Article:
[lit-ideas] Re: somebody's not too happy ...

  • From: JimKandJulieB@xxxxxxx
  • To: lit-ideas@xxxxxxxxxxxxx
  • Date: Sun, 5 Nov 2006 15:32:29 EST

I've read about the opera for a few days now.
An opera showing severed heads??  Must be a first.
I'll be sure to tell my sis-in-law who is a opera soprano in NY so she can  
get in on the fun.
Apparently the guy in question viewed Viet Nam films too often.
Julie Krueger

========Original  Message========     Subj: [lit-ideas] somebody's not too 
happy ...  Date: 11/5/2006 2:17:15 P.M. Central Standard Time  From: 
_eyost1132@xxxxxxxxxxxxxx (mailto:eyost1132@xxxxxxxxxxxxx)   To: 
_lit-ideas@xxxxxxxxxxxxxx (mailto:lit-ideas@xxxxxxxxxxxxx)   Sent on:    

Priest burns himself to death over  Islam
From David Crossland in Berlin

A retired priest committed  suicide by setting himself on 
fire in a German monastery in protest at the  spread of Islam 
and the Protestant Church’s inability to contain  it.

Roland Weisselberg, 73, poured a can of petrol over his head 
and  set light to himself in the grounds of the Augustine 
monastery in the  eastern city of Erfurt, where Martin Luther 
spent six years as a monk at the  beginning of the 16th century.

Witnesses said that Weisselberg climbed  into a building site 
next to the monastery church, where a Reformation Day  
service was being held. He shouted “Jesus and Oskar” before 
the flames  engulfed him. The latter name was an apparent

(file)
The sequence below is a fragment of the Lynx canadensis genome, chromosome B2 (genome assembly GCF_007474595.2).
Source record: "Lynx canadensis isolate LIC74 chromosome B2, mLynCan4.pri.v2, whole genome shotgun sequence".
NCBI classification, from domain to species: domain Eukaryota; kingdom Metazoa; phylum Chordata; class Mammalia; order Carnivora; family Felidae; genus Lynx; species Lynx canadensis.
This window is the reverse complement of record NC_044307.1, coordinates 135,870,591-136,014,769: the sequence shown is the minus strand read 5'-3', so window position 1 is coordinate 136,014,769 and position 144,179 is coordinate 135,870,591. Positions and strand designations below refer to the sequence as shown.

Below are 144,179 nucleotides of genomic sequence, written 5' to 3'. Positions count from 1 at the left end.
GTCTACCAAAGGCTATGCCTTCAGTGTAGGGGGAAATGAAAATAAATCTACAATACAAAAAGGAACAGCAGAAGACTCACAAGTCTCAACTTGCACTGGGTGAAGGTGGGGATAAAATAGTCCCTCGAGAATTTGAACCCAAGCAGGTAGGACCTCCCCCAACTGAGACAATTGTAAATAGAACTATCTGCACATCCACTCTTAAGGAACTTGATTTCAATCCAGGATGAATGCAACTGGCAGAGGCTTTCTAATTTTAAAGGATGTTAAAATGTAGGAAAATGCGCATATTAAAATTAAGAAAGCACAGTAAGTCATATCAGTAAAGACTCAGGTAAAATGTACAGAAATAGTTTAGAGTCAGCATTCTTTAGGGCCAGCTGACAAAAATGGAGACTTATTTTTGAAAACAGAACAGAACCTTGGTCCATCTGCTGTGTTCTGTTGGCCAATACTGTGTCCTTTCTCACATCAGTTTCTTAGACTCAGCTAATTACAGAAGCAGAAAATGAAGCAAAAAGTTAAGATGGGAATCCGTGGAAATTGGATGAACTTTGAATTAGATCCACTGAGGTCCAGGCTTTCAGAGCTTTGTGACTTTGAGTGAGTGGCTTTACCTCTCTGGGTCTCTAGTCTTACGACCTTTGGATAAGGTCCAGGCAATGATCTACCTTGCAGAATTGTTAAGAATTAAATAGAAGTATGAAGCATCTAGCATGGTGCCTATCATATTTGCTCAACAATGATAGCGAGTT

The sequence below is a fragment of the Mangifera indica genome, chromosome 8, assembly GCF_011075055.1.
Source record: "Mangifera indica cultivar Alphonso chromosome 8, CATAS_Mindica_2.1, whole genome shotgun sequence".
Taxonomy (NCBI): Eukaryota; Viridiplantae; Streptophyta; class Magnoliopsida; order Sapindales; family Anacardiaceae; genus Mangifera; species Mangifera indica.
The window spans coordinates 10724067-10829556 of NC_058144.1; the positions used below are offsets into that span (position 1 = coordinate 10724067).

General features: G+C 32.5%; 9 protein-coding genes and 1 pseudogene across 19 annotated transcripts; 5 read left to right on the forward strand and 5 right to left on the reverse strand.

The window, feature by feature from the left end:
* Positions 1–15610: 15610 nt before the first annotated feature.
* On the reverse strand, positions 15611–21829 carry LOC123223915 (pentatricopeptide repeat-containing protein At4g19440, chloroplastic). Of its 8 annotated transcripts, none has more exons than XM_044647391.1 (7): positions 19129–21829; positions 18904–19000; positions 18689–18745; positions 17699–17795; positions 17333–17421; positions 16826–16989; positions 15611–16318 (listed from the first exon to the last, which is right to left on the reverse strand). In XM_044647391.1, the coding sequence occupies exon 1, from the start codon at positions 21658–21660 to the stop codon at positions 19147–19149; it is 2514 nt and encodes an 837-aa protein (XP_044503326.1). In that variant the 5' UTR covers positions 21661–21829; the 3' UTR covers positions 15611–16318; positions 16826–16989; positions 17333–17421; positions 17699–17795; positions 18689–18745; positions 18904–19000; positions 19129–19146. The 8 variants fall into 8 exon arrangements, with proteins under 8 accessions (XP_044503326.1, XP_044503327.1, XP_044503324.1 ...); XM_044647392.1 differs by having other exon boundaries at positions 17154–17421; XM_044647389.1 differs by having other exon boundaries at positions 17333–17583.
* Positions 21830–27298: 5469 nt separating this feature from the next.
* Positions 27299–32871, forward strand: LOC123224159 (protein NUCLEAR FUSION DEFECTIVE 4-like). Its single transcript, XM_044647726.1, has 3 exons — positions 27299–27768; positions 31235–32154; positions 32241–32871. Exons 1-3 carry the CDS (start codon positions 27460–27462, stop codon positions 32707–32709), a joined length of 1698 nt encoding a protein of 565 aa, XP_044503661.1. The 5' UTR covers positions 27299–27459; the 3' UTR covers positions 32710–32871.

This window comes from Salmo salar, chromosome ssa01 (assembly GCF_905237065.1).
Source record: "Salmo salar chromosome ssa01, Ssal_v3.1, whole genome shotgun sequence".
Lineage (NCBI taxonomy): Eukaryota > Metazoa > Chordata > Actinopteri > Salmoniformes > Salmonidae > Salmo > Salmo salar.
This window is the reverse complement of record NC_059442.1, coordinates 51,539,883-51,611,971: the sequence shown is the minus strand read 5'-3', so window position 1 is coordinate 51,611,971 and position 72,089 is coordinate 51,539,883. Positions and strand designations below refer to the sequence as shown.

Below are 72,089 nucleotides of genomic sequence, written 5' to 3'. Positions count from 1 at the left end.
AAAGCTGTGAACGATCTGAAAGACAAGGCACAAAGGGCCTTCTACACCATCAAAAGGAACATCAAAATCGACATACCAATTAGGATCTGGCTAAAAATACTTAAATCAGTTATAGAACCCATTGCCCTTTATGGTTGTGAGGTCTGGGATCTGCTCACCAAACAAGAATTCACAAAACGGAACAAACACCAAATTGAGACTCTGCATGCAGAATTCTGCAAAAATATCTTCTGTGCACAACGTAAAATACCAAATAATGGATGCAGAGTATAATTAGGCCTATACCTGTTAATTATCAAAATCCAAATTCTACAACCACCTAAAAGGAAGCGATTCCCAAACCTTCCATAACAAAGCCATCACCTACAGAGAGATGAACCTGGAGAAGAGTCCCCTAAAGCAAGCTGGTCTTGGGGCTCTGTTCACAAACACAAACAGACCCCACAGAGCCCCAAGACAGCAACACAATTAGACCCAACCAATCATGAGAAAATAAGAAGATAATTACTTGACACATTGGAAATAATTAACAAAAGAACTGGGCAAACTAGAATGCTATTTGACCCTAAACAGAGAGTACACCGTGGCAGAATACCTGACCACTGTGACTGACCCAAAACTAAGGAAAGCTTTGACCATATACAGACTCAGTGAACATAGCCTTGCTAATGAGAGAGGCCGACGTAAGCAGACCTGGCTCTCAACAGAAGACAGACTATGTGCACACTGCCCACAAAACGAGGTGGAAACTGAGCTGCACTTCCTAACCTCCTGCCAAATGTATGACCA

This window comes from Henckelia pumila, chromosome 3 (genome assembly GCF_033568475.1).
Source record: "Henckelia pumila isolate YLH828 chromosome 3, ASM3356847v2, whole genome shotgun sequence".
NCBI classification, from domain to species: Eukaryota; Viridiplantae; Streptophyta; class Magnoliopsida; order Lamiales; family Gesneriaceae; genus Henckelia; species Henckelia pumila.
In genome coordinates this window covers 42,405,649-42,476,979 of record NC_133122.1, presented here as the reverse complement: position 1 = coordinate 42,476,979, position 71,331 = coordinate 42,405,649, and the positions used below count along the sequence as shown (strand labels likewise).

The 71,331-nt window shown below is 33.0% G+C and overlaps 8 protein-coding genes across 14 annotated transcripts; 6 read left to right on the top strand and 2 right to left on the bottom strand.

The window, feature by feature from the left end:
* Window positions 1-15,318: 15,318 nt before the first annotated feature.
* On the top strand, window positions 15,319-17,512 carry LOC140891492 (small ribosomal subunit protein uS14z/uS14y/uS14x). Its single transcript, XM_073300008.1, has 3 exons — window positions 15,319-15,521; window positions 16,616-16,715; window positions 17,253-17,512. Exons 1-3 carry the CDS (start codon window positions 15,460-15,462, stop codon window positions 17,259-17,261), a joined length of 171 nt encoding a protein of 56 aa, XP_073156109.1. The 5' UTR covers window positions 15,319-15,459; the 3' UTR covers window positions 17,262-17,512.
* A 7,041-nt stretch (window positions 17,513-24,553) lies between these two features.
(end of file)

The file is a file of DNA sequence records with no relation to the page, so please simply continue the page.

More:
reference to Oskar Brüsewitz,  a priest who burnt himself in 
1976 in protest against the Communist regime  in East 
Germany. Monastery staff tried to put out the flames and  
Weisselberg was still conscious as a nun prayed with him 
before he was  taken to hospital. He died a day later, on 

Media reports  said that he had tried to kill himself inside 
the church but changed his  mind when he found the side door 
was locked.

The Provost of Erfurt,  Elfriede Begrich, told reporters that 
Weisselberg’s widow had said that he  killed himself because 
he was alarmed at the spread of Islam and the  Church’s 
stance on the issue.

She described Weisselberg as an erudite  man who had 
addressed repeatedly the Church’s position on Islam in  
meetings over the past three to four years. He had written 
to her,  urging her to take the matter more seriously, she said.

The Protestant  Bishop of Saxony, Axel Noack, said the 
suicide had shocked the community and  that he hoped it would 
not hurt relations between Christians and  Muslims.

“We in the East are still among ourselves when we discuss  
Islam,” said Bishop Noack, adding that there were not many 
Muslims in  the area.

Relations with Muslims have been a matter of intense debate  
in Germany in recent months, stoked by the cancellation of a 
Mozart  opera in Berlin amid fears that it could provoke 
Muslim violence, and a  speech by the Pope in September in 
which he quoted from a medieval text  linking the spread of 
the Islamic faith to violence.

The Berlin  Deutsche Oper has said that it will stage the 
opera, which has a scene  showing the severed heads of the 
Prophet Muhammad, Jesus and  Buddha.


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